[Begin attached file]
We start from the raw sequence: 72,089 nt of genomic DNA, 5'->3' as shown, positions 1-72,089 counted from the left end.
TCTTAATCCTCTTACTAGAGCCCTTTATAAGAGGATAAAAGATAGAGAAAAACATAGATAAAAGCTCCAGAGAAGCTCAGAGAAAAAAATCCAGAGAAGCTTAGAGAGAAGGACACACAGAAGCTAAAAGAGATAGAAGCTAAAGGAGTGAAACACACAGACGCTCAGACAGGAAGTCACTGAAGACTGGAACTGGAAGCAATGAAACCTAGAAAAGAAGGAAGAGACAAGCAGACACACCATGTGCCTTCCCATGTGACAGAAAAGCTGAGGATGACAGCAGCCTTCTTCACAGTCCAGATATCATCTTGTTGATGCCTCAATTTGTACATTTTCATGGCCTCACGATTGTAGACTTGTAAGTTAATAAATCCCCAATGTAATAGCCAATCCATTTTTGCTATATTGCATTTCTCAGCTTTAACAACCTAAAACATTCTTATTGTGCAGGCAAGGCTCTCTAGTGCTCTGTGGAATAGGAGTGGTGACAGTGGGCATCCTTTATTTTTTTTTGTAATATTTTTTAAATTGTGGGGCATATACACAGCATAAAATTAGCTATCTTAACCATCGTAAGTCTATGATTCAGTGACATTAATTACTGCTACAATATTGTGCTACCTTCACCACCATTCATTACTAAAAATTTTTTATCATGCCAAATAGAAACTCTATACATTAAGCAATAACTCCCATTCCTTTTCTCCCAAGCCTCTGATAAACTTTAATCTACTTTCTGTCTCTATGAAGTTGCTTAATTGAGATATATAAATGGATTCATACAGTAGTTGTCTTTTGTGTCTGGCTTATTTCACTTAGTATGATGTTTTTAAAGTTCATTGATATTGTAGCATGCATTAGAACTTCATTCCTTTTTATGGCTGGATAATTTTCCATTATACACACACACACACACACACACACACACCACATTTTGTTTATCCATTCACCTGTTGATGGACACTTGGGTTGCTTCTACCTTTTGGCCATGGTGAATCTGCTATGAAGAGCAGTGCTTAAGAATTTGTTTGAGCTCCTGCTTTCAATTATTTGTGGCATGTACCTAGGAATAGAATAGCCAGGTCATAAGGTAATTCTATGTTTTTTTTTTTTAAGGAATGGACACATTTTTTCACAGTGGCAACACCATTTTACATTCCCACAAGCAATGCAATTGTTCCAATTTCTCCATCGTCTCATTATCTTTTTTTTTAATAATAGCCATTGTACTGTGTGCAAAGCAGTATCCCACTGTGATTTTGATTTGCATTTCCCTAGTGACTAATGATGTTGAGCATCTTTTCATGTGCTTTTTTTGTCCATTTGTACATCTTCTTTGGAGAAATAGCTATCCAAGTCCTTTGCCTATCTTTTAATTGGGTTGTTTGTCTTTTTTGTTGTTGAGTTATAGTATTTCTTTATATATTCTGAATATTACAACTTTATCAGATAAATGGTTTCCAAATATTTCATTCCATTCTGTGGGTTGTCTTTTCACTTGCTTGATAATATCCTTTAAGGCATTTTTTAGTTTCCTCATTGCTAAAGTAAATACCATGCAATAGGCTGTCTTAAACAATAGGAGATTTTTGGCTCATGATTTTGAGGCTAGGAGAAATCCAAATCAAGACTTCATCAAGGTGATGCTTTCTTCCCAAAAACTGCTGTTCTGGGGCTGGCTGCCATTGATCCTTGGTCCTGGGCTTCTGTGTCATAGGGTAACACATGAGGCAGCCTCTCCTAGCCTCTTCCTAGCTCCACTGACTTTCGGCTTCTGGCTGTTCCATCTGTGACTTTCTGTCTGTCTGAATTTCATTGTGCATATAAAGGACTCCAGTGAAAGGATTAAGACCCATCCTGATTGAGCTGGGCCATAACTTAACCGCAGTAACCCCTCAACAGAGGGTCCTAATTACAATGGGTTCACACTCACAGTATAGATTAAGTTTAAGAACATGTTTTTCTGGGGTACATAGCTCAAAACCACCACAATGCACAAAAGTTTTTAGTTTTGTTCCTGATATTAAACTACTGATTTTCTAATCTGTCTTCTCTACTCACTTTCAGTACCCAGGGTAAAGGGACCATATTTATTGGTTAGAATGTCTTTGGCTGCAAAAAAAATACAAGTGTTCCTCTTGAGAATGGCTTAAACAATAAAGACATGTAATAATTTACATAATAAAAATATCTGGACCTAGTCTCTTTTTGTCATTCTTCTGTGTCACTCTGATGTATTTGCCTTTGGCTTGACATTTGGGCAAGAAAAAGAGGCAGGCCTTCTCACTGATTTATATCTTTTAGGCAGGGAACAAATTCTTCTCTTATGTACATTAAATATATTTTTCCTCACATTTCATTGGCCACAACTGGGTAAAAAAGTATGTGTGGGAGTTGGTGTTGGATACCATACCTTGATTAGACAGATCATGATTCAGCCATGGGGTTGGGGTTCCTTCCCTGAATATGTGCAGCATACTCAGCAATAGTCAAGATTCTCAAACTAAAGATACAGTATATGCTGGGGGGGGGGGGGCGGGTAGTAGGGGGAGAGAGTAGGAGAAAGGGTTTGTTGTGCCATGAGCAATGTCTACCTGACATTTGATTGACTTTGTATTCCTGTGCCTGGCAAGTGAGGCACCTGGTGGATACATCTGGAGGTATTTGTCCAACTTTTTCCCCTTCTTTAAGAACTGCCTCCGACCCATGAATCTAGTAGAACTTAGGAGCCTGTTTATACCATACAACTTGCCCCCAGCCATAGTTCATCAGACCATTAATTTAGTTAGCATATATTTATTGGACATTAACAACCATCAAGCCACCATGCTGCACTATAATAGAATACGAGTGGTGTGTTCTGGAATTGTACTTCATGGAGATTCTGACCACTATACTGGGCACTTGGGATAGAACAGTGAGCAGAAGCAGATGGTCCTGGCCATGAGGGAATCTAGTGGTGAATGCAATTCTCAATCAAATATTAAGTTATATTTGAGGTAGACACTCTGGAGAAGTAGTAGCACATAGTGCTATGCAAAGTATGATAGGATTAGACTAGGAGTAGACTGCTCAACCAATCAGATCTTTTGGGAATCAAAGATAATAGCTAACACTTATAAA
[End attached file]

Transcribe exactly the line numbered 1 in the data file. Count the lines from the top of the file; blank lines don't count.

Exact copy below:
We start from the raw sequence: 72,089 nt of genomic DNA, 5'->3' as shown, positions 1-72,089 counted from the left end.